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Social Networking Policies: Good Idea, or More Trouble Than They are Worth?

Posted by Christin D. Hoyt | May 09, 2014 | 0 Comments

More than ever, employees are sharing their lives and work experiences on social networking sites like Facebook, LinkedIn, Twitter, or Instagram. Not surprisingly, a sizable percentage of those posts convey negative information about the person's employer or co-workers. At the same time, employees may post information that, even if unrelated to the workplace, embarrasses the employer or demonstrates a lapse in judgment so severe that your reaction might be: “Not counting today, how long did this person work here?”

A recent study indicates that 43% of employers have had to deal with employee misuse of social media, and 30% have taken disciplinary action against an employee based on such misuse. As a result, many employers would like to adopt policies to address such misuse; however, recent court decisions create some difficulty in doing so.

The problem arises from the unlikeliest of places: Traditional labor law. The National Labor Relations Board and several federal courts have taken the position that some social networking activities constitute “concerted activity” under Section 7 of the National Labor Relations Act.

Without getting into the details of the decisions, there are two conditions that have to be met in order for social networking to constitute “concerted activity.” First, the communications must address the terms and conditions of employment. Second, they have to involve communications with other employees.

Terms and conditions include matters such as pay, hours, complaints about the quality of the staff, and complaints about supervisors and management (even if the employee uses profanity). Any communications of such ilk may be protected. However, complaints or nasty comments about the employer's goods or services, customers or clients, or statements not related in any way to working conditions or the employer are not protected.

Communications between employees include posts that go out to co-workers who are Facebook, LinkedIn, Twitter, or Instagram friends (even if the post includes non-employees), responses to such posts by co-workers, or surveys of other employees. On the other hand, personal gripes that do not involve other employees and posts that are not addressed to nor read by other employees may be restricted.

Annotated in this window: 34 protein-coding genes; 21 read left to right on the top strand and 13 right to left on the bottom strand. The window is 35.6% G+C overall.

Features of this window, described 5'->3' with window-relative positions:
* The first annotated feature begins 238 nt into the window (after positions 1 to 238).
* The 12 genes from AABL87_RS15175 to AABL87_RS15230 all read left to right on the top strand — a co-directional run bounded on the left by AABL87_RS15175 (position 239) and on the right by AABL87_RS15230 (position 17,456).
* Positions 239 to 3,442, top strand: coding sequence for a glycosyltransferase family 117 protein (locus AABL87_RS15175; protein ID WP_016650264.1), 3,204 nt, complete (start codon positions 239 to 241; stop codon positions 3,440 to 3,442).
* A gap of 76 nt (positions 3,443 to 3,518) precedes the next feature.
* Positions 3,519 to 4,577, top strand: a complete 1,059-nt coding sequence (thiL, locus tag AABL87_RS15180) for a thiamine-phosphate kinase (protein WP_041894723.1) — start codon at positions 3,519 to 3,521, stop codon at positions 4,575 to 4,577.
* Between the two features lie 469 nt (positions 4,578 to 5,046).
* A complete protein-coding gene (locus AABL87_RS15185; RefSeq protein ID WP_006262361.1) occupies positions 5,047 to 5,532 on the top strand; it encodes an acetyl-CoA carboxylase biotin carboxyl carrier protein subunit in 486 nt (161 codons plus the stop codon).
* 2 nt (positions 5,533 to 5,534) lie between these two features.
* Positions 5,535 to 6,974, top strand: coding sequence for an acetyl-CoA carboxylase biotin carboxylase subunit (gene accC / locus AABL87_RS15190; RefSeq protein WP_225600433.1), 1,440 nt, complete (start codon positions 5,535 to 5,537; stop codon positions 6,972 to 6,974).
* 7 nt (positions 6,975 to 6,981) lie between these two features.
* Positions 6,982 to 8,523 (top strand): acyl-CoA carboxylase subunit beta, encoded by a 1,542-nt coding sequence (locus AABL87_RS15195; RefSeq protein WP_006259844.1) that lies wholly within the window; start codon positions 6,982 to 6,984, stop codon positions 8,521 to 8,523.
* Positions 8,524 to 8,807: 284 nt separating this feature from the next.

Even if communications fall under these categories, they still may be the subject of disciplinary action under limited circumstances. If the comments are made on Company time and in violation of Company policy regarding internet usage, you can take action. If the comments are maliciously false or “opprobrious” (not sure what that means, but if it would make a sailor pass out, that probably fits the bill) they are fair game for discipline. The same would be true for communications that violate other laws (such as comments that use racially offensive terms or threaten violence).

For the most part, these rules regarding social networking are no different than the rules for any other communications between employees. The difference is that such communications are becoming increasingly public and problematic. Given that, there is real value to having a social networking policy in your employee handbook.

Such a policy should include:

  • Prohibiting use of social networking at work;
  • Prohibiting use of company equipment for social networking;
  • Content restrictions; and
  • Restrictions on language that would suggest Company endorsement or approval of comments.

In the event that you feel you need to take disciplinary action regarding a social networking post, we suggest you first obtain legal counsel in order to minimize the risk of such action being perceived as an attack on protected “concerted” activity.

About the Author

Christin D. Hoyt

Our Attorneys


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